With this arrangement, all of the groups of wires are interconnected to each other but, at most, any given group is only directly connected to its adjacent groups within attachment zones spaced along the length of the cable assembly. The length of the attachment zones are longer than the length of the unattached zones. By interconnecting the groups of insulated wires in this fashion, the overall cable assembly is extremely flexible so as to evince enhanced routing capabilities yet the physical length of each of the insulated wires can be maintained identical to avoid any skew problems.
The cable assembly can be formed in a flat manner but is preferably placed in a jacket having a substantially circular cross-section. In one preferred embodiment, the cable assembly utilizes twinaxial cable wires with each wire group including two insulated wires, each having a central signal transmitting wire which is surrounded by an insulation core, and a common drain wire. In addition, each group is preferably laminated together with these lamination layers being interconnected through the laminating process, or through extrusion or bonding processes, to interconnect the adjacent pairs of wire groups in the attachment zones. When used as a twinaxial cable assembly, a mylar/aluminum foil, as well as a braiding, is positioned between the groups of insulated wires as a whole and the jacket.
Additional features and advantages of the present invention will become more readily apparent from the following detailed description of a preferred embodiment thereof when taken in conjunction with the drawings wherein like reference numerals refer to corresponding elements and the various views.
FIG. 1 is a perspective view of a section of cable constructed in accordance with the present invention.
FIG. 2 is a cross-sectional view generally taken along line II--II in FIG. 1.
FIG. 3a is a graph of a non-skew signal transmission between two wires.
FIG. 3b is a graph similar to that of FIG. 3a but illustrating a time delay skew.
FIG. 4a is a graph representing signal transmissions with amplitude skew associated with the cable assembly of the present invention versus the prior art.
FIG. 4b is a graph similar to that of FIG. 4a but illustrating a transmission having an associated time delay skew.
With initial reference to FIGS. 1 and 2, the cable assembly of the invention is generally indicated at 2 and is comprised of a plurality of insulated wires 4 which are arranged in groups with the first group being indicated at 7 and the last group being indicated at 8. As shown for exemplary purposes, insulated wires 4 are arranged in pairs to form various twinax wires such as at 9. Since the construction of each of the groups of insulated wires 4 are identical, the specific construction of last group 8 will now be described and it is to be understood that the remaining groups are similarly constructed.
As depicted, each twinax wire 9 includes two central, signal transmitting wires 11 each of which is encased in insulation 13. In the preferred embodiment depicted, insulated wires 4 comprise twinaxial cable wires and therefore each group is provided with a common drain wire 16 (only one of which is shown in FIGS. 1 and 2 for clarity of the drawings). The insulated wires 4 and the drain wire 16 of each group are bound together by a shield 19, forming part of a cover arrangement, that is wrapped around these wires. In addition, upper and lower lamination layers indicated at 22 and 23 respectively are applied.
At this point it should be noted that, although these figures indicate the presence of eight groups of insulated wires 4 with each group containing two insulated wires, it is to be understood that the number of groups can vary in accordance with the invention and also the number of insulated wires in each group can vary. Therefore, the number of groups can be more or less than eight and the number of insulated wires 4 in each group can range from a single insulated wire to two or more such wires without departing from the spirit of the invention.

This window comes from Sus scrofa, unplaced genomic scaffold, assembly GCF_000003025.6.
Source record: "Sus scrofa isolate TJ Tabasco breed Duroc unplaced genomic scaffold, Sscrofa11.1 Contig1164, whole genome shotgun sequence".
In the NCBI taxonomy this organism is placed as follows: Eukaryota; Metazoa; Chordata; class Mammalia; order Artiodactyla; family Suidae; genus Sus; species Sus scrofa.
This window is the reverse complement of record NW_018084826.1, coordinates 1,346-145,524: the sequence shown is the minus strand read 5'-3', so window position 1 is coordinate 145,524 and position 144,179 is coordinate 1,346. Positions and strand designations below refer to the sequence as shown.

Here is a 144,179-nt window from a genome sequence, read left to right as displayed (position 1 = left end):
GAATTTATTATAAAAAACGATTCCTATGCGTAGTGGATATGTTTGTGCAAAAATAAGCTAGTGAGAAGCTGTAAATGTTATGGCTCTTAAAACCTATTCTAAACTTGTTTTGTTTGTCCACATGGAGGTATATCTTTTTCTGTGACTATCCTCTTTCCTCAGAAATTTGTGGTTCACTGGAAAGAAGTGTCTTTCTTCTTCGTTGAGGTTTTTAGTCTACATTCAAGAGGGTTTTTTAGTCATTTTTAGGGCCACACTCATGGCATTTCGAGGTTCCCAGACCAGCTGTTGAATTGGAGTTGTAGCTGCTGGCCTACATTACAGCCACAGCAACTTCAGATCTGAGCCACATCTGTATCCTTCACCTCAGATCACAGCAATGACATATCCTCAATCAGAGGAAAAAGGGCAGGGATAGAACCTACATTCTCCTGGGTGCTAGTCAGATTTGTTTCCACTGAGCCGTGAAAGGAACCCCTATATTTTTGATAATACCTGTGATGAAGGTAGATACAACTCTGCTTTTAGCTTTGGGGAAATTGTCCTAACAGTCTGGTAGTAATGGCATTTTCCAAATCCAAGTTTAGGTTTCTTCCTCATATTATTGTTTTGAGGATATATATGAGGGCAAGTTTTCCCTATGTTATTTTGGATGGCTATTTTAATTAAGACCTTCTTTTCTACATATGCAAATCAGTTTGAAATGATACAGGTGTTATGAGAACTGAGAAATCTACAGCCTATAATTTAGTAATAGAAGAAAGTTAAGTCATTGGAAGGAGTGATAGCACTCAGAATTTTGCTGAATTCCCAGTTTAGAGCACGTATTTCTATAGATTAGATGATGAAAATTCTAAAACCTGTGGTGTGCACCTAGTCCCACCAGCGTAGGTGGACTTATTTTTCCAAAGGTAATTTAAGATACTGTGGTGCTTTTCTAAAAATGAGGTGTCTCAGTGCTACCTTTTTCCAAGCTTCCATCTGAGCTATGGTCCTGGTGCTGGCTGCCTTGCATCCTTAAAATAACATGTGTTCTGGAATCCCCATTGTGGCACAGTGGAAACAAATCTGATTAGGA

At the left side portion of FIG. 1, the groups of insulated wires 4 have been arranged in a flat manner to illustrate that the invention can be utilized in making a flat cable. However, in accordance with the present invention, it is preferable to encase each of the insulated wires 4 within a flexible jacket 27. In the preferred embodiment, a jacket 27 is formed from an elastomeric material and is substantially circular in cross-section. As the invention is being illustrated with paired twinaxial cable wires, it is also preferable to provide a braiding 30, preferably formed from tinned copper, as well as a metal foil layer 31 (e.g. aluminum/Mylar) between the insulated wires 4 when bundled and the jacket 27.
In accordance with the invention, it is important to note that only alternating ones of adjacent pairs of the groups of insulated wires are interconnected at any given longitudinal location over the length of cable assembly 2. Therefore, at any particular longitudinal location along the length thereof, cable assembly 2 will either define an attachment zone such as that indicated at 34 or an unattached zone as indicated at 36. In each attachment zone 34, only a single adjacent group of insulated wires 4 are interconnected and the remaining groups of insulated wires 4 are unattached to the other groups in this zone. As depicted, attachment zone 34 has interconnected first group 7 with an adjacent second group 39 along attachment line 40. Successive attachment zones 34 will be spaced by respective unattached zone 36. In addition, successive attachment zones 34 interconnect alternating pairs of the groups of insulated wires 4. Therefore, each of the groups of insulated wires 4 along the length of the cable are interconnected in a stepped and staggered fashion with only the first and second groups being interconnected in attachment zone 34 as labeled in FIG. 1, only the second and third groups being interconnected in the next attachment zone, the third and fourth groups being interconnected in the following attachment zone and so on. Therefore, the majority of the groups of insulated wires 4 at any given longitudinal location are free and separate from the other groups with only an adjacent pair of groups being interconnected at any given location. Furthermore, in the preferred embodiment, attachment zones 34 have associated lengths which are greater than the length associated with each of the unattached zones 36.